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Holy People: A Liturgical Ecclesiology

By Gordon W. Lathrop

Augsburg Fortress. 1999. 236 pp. Pb. $29. ISBN 0800631331

Reviewed by Deborah A. McKinley

 

Gordon Lathrop's book, Holy People: A Liturgical Ecclesiology, voices fresh thoughts in the sometimes cacophonous conversations about contemporary ecclesiology. Holy People is a reflection on the meaning of "church," working from the conviction that the church's identity arises from the One the church worships -- the Triune God.

The Divided Church: Moving Liberals and Conservatives from Diatribe to Dialogue

By Richard G. Hutcheson Jr. and Peggy L. Shriver

InterVarsity. 1999. 224 pp. Pb. $12.99 ISBN 0-8308-2223-2

Reviewed by Lewis S. Mudge

 

This is a rich and nuanced study of voices on both sides of the well-known right-left division of American Protestantism, with special emphasis on the PC(USA). Richard Hutcheson and Peggy Shriver personally represent the "evangelical" and "liberal" wings of the church, respectively.

Presbyterian Polity for Church Officers

By Joan S. Gray and Joyce C. Tucker

Geneva. 1999. 204 pp. Pb. $17.
ISBN 0-664-50018-8

Reviewed by James E. Andrews

 

The third edition of Presbyterian Polity for Church Officers by Joan Gray and Joyce Tucker is an improvement of a resource that has been essential for Presbyterian leaders since it first appeared in 1986.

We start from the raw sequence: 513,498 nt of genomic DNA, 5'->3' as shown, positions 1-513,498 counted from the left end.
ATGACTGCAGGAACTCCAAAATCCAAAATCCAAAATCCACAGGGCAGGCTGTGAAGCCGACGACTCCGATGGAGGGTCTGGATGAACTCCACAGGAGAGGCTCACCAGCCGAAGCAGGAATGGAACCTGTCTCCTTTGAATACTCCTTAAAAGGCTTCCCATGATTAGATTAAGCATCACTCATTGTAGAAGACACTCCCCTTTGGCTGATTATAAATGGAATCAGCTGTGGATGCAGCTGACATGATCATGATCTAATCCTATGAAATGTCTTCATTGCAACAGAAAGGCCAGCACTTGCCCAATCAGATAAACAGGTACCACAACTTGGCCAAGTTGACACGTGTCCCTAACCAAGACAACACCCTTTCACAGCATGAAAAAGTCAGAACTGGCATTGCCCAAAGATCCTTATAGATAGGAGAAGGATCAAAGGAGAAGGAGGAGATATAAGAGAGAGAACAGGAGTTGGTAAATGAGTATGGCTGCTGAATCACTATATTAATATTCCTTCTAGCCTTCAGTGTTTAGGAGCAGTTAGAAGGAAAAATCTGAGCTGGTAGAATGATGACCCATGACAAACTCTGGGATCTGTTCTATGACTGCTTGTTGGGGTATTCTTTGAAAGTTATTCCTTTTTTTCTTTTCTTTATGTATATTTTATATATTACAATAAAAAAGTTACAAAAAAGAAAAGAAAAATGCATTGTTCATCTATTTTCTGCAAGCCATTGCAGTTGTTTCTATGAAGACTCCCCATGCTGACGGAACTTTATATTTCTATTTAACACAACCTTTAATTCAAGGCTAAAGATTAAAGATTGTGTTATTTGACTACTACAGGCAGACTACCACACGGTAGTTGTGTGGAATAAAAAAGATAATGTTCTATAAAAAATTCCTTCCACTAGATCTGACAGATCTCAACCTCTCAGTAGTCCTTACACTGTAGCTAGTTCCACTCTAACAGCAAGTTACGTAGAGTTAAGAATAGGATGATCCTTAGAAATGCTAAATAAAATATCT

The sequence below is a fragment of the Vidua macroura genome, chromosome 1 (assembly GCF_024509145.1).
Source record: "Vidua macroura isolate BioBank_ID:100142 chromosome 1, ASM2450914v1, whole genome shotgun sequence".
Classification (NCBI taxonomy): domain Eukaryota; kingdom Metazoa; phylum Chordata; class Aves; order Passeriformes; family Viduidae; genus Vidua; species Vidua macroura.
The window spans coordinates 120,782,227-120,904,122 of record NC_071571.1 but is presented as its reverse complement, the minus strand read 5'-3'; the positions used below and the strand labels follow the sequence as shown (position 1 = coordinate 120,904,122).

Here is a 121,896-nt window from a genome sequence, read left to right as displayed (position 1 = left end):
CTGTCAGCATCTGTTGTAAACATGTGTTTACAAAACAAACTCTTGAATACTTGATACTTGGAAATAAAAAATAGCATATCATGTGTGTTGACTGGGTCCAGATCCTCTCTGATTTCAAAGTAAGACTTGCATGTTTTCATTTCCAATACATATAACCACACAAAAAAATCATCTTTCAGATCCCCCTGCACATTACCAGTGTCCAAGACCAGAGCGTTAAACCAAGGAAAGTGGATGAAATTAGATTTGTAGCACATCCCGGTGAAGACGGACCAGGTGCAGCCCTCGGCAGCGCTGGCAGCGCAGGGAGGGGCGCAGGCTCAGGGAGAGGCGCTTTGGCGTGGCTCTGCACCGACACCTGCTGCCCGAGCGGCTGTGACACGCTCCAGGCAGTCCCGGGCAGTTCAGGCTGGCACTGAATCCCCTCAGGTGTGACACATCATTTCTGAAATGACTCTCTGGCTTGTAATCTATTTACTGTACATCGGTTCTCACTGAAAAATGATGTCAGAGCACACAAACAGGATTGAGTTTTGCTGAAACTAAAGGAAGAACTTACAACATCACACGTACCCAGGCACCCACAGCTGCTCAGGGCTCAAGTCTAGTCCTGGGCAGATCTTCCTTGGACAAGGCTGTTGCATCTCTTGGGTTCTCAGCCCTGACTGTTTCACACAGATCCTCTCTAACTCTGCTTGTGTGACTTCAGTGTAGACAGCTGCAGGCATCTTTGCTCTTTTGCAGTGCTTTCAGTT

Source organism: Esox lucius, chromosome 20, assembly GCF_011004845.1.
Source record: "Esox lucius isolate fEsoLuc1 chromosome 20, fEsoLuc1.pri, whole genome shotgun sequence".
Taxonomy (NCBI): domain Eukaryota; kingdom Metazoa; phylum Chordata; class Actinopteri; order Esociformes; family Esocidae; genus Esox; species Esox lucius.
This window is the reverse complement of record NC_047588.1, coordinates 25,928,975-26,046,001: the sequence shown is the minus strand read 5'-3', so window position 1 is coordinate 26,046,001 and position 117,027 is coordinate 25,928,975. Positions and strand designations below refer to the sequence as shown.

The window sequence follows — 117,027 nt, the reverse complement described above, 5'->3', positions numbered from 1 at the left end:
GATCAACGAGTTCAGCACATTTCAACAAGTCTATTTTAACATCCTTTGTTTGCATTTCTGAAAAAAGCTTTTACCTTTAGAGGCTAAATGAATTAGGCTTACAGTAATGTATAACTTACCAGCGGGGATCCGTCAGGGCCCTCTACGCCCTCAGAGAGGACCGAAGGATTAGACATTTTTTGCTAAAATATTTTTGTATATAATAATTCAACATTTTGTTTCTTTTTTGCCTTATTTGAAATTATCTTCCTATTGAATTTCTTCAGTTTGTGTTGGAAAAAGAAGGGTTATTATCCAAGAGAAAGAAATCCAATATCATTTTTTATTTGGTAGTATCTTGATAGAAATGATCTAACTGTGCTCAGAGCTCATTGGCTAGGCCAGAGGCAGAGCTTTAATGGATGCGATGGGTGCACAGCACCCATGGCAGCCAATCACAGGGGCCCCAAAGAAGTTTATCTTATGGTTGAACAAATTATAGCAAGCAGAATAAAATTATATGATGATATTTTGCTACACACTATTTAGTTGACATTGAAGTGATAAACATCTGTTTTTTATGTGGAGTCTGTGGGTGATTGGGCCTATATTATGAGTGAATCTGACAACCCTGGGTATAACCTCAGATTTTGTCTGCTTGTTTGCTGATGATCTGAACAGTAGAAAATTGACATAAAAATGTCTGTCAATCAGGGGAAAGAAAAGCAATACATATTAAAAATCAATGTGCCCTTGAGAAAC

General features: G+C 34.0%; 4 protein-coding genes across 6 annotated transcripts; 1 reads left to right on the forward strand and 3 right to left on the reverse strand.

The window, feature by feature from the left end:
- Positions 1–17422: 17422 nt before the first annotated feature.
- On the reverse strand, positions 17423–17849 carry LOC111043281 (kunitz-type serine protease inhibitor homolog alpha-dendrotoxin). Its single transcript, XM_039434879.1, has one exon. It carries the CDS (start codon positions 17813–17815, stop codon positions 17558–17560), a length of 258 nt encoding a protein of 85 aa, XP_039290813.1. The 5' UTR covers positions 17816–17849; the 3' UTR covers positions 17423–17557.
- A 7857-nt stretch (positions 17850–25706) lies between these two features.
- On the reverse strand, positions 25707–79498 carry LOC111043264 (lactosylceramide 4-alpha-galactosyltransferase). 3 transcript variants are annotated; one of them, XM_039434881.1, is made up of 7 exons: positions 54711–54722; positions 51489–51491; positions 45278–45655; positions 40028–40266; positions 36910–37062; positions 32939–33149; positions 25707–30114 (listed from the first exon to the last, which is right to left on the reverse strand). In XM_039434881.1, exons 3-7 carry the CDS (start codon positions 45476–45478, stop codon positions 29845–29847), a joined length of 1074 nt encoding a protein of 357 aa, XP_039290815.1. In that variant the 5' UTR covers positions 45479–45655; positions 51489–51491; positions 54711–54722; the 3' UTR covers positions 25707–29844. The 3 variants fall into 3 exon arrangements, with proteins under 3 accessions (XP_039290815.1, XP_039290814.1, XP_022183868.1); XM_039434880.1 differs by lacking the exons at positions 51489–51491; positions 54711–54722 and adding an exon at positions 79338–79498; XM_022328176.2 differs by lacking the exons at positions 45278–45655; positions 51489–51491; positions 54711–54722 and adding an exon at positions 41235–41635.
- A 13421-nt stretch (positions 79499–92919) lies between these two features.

Hopeful Realism: Reclaiming the Poetry of Theology

By Douglas F. Ottati

Pilgrim. 1999. 134 pp. $14.95. ISBN 0-8298-1322-5

Reviewed by James G. Kirk

 

If you are looking for a book to use this fall with your adult education class, look no further! This is a wonderful resource that lends itself to an eight-week class on "How a Church Can Engage the World."

Praising God: The Trinity in Christian Worship

By Ruth C. Duck and Patricia Wilson-Kastner
WJKP. 1999. 207 pp. Pb. $22. ISBN 0-664-25777-1

Reviewed by Gene Huff
San Francisco

 

"The Trinity are a grammar problem," according to an answer once noted on a theology exam. The authors of this remarkably useful book suggest it has too often also been a worship problem and they assume the task of showing how we can more adequately speak to and about the Trinitarian God in worship.

Telling the Truth: Preaching about Sexual and Domestic Violence

John S. McClure and Nancy J. Ramsay, eds.
Cleveland. United Church Press.1998. 162 pp. Pb. $15.95
ISBN 0-8298-1282-2

Reviewed by Gail A. Ricciuti

 

This challenging book, a collection of essays emerging from a 1997 Presbyterian Consultation on Preaching and Sexual and Domestic Violence, may be the most helpful resource available on preaching with integrity in the face of the violence that, often invisibly, permeates our congregations.

Sundays Down South: A Pastor’s Stories

By James O. Chatham
University Press of Mississippi.1999. 248 pp. $25. ISBN 1-57806-175-X

Reviewed by Louis Weeks, Richmond, Va.

 

"Exegete the biblical text, exegete the congregation, and exegete the community in which you serve." This profound advice for pastors and others who would lead the church I have heard constantly from seminary professors and from wise old hands in presbytery.

The Church as Moral Community: Ecclesiology and Ethics in Ecumenical Debate

By Lewis S. Mudge

Continuum. 1998. 176 pp. $19.95
ISBN 0-8264-1048-0

Reviewed by Clifton Kirkpatrick

 

Lewis Mudge, professor of systematic theology at San Francisco Seminary, is one of the greatest gifts the Presbyterian Church (U.S.A.) shares with the ecumenical movement. His vision and insights, matched by his gracious and generous spirit, have decisively shaped all of the major ecumenical movements in which our church has been engaged for more than a generation.

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